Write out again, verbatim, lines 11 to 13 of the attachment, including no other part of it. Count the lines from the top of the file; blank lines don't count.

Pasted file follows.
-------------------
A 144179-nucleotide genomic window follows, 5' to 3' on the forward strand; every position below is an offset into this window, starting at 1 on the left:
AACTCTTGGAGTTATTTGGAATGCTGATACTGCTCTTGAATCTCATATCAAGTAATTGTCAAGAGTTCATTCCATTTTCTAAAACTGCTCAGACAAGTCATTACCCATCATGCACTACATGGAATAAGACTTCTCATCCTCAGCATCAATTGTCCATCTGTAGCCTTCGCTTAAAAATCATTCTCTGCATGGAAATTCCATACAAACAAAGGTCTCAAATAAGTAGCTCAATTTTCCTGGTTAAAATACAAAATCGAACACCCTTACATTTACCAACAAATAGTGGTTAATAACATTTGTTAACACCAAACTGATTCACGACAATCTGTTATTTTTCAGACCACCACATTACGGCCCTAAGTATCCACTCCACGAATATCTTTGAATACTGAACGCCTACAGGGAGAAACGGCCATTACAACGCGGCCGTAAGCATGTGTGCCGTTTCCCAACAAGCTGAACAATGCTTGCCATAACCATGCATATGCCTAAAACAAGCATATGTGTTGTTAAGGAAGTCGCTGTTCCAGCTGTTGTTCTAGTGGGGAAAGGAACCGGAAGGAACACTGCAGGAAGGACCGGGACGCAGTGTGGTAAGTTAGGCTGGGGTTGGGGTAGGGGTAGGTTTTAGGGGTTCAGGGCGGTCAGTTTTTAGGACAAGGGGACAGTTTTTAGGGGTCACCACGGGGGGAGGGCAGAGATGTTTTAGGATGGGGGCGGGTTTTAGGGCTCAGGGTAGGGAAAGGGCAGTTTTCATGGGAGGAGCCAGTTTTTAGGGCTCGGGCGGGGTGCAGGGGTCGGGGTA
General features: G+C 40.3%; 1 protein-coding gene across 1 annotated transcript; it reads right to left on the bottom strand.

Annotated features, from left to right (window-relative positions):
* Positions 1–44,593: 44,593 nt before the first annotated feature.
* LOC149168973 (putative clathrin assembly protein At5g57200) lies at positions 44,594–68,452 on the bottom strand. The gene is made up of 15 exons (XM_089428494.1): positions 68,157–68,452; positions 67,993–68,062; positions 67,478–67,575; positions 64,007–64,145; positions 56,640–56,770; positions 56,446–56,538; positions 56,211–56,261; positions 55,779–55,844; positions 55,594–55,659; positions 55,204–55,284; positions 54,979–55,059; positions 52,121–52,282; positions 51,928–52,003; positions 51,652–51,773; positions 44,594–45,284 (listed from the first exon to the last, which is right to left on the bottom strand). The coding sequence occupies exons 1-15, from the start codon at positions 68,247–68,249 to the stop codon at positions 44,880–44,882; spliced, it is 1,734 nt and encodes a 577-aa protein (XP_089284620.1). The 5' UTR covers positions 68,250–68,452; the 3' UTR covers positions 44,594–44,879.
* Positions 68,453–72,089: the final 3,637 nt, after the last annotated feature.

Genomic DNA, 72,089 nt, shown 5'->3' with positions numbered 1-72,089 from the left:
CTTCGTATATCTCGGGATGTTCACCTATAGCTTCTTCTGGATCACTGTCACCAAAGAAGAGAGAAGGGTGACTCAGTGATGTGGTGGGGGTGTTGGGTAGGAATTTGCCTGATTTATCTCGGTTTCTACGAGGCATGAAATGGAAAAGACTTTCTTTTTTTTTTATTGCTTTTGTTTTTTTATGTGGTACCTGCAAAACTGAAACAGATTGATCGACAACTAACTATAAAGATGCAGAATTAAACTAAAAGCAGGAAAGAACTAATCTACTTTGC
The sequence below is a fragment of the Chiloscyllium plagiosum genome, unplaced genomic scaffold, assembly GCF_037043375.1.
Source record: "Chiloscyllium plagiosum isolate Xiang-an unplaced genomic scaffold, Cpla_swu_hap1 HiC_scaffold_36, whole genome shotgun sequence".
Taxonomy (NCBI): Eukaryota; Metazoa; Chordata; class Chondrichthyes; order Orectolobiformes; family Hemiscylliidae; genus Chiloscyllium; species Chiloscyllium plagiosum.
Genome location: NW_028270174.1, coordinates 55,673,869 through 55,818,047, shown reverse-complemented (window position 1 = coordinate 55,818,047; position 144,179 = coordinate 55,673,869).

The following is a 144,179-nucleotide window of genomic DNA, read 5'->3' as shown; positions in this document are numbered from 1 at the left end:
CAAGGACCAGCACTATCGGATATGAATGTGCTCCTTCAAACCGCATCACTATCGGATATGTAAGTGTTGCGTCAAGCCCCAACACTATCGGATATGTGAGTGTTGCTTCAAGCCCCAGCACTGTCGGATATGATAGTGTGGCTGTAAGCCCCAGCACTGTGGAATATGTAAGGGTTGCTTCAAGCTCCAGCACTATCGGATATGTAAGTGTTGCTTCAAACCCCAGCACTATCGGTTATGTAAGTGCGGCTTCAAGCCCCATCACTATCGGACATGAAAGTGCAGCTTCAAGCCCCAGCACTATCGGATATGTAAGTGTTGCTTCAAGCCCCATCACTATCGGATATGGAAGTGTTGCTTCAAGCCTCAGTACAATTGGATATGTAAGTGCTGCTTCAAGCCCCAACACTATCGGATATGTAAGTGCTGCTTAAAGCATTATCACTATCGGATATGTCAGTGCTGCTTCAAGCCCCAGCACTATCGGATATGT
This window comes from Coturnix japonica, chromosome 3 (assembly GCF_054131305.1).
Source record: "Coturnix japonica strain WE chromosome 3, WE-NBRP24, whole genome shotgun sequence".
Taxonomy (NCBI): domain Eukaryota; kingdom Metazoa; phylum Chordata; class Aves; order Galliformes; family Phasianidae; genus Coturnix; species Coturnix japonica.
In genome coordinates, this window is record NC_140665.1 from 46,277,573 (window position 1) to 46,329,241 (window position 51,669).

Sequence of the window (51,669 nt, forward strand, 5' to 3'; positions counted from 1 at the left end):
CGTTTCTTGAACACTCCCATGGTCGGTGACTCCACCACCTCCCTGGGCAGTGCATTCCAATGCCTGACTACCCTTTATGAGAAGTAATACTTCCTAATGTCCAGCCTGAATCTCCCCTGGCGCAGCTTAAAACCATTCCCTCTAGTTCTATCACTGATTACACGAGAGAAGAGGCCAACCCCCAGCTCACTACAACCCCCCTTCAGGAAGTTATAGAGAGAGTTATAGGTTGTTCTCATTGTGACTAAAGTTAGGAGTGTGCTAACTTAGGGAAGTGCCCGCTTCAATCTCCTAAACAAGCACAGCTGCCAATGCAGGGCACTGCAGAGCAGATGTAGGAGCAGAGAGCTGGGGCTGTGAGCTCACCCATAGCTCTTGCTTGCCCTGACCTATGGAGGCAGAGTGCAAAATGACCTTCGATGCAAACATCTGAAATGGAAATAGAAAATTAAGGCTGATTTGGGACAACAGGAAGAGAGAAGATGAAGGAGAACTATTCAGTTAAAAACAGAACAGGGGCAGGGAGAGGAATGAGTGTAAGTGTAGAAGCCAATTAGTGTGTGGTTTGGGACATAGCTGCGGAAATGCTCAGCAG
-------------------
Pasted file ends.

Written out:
Source record: "Chiloscyllium plagiosum isolate Xiang-an unplaced genomic scaffold, Cpla_swu_hap1 HiC_scaffold_36, whole genome shotgun sequence".
Taxonomy (NCBI): Eukaryota; Metazoa; Chordata; class Chondrichthyes; order Orectolobiformes; family Hemiscylliidae; genus Chiloscyllium; species Chiloscyllium plagiosum.
Genome location: NW_028270174.1, coordinates 55,673,869 through 55,818,047, shown reverse-complemented (window position 1 = coordinate 55,818,047; position 144,179 = coordinate 55,673,869).